• Tue
  • Sep 23, 2014
  • Updated: 5:20am

How the different countries stack up

PUBLISHED : Saturday, 12 June, 2010, 12:00am
UPDATED : Saturday, 12 June, 2010, 12:00am

AUSTRALIA Primary education is designed to give a sound education in key areas, including English, maths, studies of society and the environment, science, arts, languages, and health and physical education. There is a social justice theme of tolerance towards other cultures. Schools typically offer English language programmes for international students. At upper secondary, subjects might include law, psychology, computing, graphic design, aviation and drama. Public exam results are recognised by universities across the country. Attending government secondary schools involves home-stay arrangements rather than boarding houses. Tuition fees range from A$9,500 (HK$62,500) to A$13,000 a year, while home-stay fees are about A$300 per week. Tuition fees at private schools range from A$15,000 to A$32,000 per year. Boarding fees range from A$13,000 to A$19,000 per year. The cost of home-stay is similar to that for government schools. Sources: Australian government website (www.studyinaustralia.gov.au) and Aston Education (www.astonhongkong.com)

CANADA Canada offers quality education at a relatively low cost, and enjoys a reputation as a culturally diverse, friendly and safe country. Public and private schools adhere to the curriculum requirements set by the education ministry in their province. Public schools are managed by a local school board or district, and offer their coeducational day programmes to a limited number of international students. Overseas students will be placed with a Canadian home-stay family where they can learn about Canadian culture and enhance their English-speaking skills. Private schools have more freedom in setting entrance requirements. Private schools provide a boarding and/or home-stay option. For public schools, tuition and home-stay fees vary from C$16,500 (HK$122,500) to C$21,000 per year. Tuition and boarding costs at a private school range from C$30,000 to C$45,000 per year. Source: Canadian Education Centre Network (www.studycanada.ca)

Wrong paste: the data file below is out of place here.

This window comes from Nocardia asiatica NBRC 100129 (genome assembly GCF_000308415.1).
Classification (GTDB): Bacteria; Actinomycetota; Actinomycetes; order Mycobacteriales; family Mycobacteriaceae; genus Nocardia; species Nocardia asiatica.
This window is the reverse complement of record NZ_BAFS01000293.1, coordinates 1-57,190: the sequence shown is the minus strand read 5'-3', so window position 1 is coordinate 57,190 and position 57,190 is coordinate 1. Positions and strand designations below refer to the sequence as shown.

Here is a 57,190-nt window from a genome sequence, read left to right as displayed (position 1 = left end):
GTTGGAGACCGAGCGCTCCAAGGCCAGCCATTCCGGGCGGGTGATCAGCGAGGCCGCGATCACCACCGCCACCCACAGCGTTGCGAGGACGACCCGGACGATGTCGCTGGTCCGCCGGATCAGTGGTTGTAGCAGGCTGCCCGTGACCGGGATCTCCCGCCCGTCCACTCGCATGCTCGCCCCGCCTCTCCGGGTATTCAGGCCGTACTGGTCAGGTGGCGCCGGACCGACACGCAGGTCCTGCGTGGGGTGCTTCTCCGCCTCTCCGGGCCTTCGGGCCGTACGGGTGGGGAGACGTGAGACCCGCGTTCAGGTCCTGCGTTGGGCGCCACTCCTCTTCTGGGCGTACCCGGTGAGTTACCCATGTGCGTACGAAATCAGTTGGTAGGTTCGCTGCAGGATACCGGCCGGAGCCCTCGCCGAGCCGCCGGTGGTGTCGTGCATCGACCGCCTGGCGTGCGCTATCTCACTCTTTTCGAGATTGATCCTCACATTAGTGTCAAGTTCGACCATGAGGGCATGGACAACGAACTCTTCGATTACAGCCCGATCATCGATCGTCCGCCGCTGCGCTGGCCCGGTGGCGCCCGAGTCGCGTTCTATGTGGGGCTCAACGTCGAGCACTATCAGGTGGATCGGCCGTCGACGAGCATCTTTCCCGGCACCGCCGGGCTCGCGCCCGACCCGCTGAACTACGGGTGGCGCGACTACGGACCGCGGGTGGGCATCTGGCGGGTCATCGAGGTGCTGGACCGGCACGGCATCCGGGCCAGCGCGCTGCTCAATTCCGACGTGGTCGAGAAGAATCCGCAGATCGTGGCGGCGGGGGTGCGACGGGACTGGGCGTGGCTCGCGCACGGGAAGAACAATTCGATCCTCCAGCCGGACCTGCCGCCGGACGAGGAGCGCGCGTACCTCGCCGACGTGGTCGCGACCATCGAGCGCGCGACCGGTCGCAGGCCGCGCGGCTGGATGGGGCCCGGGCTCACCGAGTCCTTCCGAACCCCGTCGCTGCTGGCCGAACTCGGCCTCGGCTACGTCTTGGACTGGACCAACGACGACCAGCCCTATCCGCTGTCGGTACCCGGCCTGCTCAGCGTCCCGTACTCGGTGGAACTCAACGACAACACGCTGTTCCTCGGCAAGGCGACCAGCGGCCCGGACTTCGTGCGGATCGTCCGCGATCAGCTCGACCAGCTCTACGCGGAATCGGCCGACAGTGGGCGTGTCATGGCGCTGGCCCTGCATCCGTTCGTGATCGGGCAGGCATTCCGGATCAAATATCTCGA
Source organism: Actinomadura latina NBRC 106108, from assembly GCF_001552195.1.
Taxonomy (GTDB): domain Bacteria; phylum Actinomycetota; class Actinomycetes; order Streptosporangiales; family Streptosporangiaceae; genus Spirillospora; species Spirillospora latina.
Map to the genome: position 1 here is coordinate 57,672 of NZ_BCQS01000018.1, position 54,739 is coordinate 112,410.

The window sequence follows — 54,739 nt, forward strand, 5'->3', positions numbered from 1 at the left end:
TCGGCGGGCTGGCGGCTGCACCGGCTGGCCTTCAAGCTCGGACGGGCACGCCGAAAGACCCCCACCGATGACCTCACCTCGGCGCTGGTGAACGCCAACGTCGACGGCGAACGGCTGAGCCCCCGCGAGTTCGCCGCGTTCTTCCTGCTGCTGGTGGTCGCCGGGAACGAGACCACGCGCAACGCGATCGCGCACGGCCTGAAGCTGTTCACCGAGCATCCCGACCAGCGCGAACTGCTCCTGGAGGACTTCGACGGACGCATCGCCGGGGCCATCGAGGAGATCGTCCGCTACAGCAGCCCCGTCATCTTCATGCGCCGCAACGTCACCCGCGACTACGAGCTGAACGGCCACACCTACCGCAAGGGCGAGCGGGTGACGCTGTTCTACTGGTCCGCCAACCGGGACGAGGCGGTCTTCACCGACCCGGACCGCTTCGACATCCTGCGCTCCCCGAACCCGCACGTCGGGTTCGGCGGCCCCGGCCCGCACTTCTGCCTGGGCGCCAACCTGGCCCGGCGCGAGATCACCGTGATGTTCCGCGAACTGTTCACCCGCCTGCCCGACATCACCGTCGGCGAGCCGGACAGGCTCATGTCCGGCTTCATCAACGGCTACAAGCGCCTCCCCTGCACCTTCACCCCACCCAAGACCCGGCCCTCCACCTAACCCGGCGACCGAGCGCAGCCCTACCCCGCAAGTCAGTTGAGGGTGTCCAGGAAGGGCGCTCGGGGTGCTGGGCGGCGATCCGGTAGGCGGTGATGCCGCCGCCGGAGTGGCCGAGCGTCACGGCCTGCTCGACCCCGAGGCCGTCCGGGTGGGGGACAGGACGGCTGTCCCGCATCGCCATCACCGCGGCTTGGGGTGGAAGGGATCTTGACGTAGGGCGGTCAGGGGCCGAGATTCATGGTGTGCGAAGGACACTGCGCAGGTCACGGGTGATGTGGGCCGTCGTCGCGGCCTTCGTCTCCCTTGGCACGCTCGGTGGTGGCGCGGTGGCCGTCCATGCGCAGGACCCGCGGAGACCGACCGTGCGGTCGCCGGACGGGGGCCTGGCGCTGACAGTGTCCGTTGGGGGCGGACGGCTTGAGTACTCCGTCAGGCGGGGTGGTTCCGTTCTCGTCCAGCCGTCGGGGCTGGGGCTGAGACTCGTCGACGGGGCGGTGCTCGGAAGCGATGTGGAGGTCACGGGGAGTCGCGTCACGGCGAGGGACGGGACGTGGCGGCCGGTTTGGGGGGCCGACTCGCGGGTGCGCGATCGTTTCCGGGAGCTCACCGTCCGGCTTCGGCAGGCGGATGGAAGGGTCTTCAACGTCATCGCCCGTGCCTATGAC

BRITAIN Hong Kong students can attend two main types of schools here; independent or, if they hold full British or EU passports, state schools. Many opt for private international or tutorial colleges for A-level or its equivalent, or state sixth form and further education colleges. Independent schools focus on the general qualifications normally taken by students up to the age of 18. They charge between GBP22,000 (HK$248,500) and GBP28,300 a year, including boarding fees. A small number of state boarding schools are available only to British and EU passport holders, and those with residency rights in Britain. They charge boarding fees from GBP4,700 to GBP11,200 a year. Those in day schools can expect to pay around GBP650 per month for board and lodging. Tutorial and international colleges offer A-level, International Baccalaureate or international foundation courses for university. The colleges are focused on gaining university places for students. State sixth form and further education colleges are another option. They freely recruit international students. Tuition fees range from GBP5,000 to GBP11,000 a year. Hong Kong students enrol in them for traditional academic programmes such as A-levels and vocational courses such as the BTEC Diploma. Sources: British Council Hong Kong (www.britishcouncil.org/hongkong) and Aston Education (www.astonhongkong.com)

UNITED STATES US education focuses on honing soft skills, such as critical thinking, and gives students scope to pursue their interests. University admission criteria can be competitive, and are based on students' grades over years, not just leaving exams, plus either the SAT or ACT official scores. Proof of English-language proficiency, extra-curricular activities, teachers' recommendation letters and personal essays are also required. Many schools also offer Advanced Placement courses - which have a learning style similar to that of the International Baccalaureate - that qualify students for university credits. Fees for US independent schools vary and can be expensive, as they do not receive any government support. On average, expect to spend up to about US$40,000 per year for tuition, room and meals. Source: Institute of International Education (www.iiehongkong.org)

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